Sigh, we’ve been down this road before. Both the Philippines and Vietnam are severely unhappy over China’s maritime claims in the South China Sea including sovereignty over the Spratly Islands. In fact, the Philippines is so fumed, it just announced that it’s not even going to call it the South China Sea anymore. From now on, President Benigno Aquino explained, it’s going to be known as the West Philippine Sea. (Erm, right. Good luck with convincing Google Maps to change over to that one). The name switch in all likelihood was due to a Chinese ship reportedly harassing a Philippines oil exploration vessel which the Philippines didn’t take so kindly to or…a Chinese ship which was only clearly exercising its sovereign rights in Chinese-owned waters, depending on which story you prefer.
However the Phillppines back up the motives for the name change with non-political reasons too:
The change of name was prompted by science and not by politics, explained Department of Science and Technology (DoST) Undersecretary Graciano Yumul. Meteorological agencies usually name bodies of water based on their land-orientation, Yumul said, adding that weather reports from PAGASA have been using West Philippine Sea instead of the South China Sea.
The departments of Foreign Affairs and Defence, including the government-owned weather station, the Philippine Atmospheric, Geophysical and Astronomical Services Administration (Pagasa) have been using “West Philippine Sea” in reference to the body of water faced by western Philippines, said Presidential Spokesperson Edwin Lacierda. Even Vietnam has called the body of water as East Sea, said Lacierda.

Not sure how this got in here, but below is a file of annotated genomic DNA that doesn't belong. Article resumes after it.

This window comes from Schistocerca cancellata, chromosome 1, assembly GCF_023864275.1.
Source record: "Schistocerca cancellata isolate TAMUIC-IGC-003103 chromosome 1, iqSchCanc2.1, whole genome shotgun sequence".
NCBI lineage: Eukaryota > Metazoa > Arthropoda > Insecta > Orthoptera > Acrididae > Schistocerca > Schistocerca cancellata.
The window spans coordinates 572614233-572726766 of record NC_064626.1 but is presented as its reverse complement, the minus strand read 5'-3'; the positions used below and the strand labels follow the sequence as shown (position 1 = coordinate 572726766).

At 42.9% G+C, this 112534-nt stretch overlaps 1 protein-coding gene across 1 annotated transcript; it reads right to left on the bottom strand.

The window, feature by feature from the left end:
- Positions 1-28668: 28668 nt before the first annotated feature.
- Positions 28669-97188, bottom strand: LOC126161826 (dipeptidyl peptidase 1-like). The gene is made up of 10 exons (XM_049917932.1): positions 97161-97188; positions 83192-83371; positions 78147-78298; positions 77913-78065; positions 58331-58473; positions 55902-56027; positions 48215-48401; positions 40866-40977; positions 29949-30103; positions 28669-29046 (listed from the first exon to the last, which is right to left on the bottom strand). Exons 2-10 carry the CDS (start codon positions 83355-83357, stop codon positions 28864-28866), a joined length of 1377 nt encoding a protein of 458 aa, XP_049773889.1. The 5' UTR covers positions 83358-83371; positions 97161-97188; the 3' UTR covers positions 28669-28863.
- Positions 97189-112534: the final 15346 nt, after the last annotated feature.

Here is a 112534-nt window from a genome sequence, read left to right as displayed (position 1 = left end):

Speaking of Vietnam, it’s also another country squabbling with China right now.
Things deteriorated enough between the two that Vietnam conducted naval drills for 9 hrs on Monday and continued it into Tuesday yesterday. They’ve “accused a Chinese fishing vessel, backed up by two patrol boats, of snapping the cables of an exploration boat operated by state oil company PetroVietnam, prompting a sharp exchange of words between Beijing and Hanoi and triggering rare street protests in Vietnam’s biggest cities,” says the WSJ.
Many of them protested outside the Chinese embassy in Hanoi, as seen below:
Aside from China, Philippines, and Vietnam, Taiwan also claims the entire body of water while Malaysia and Brunei claim some parts of the Spratly Islands.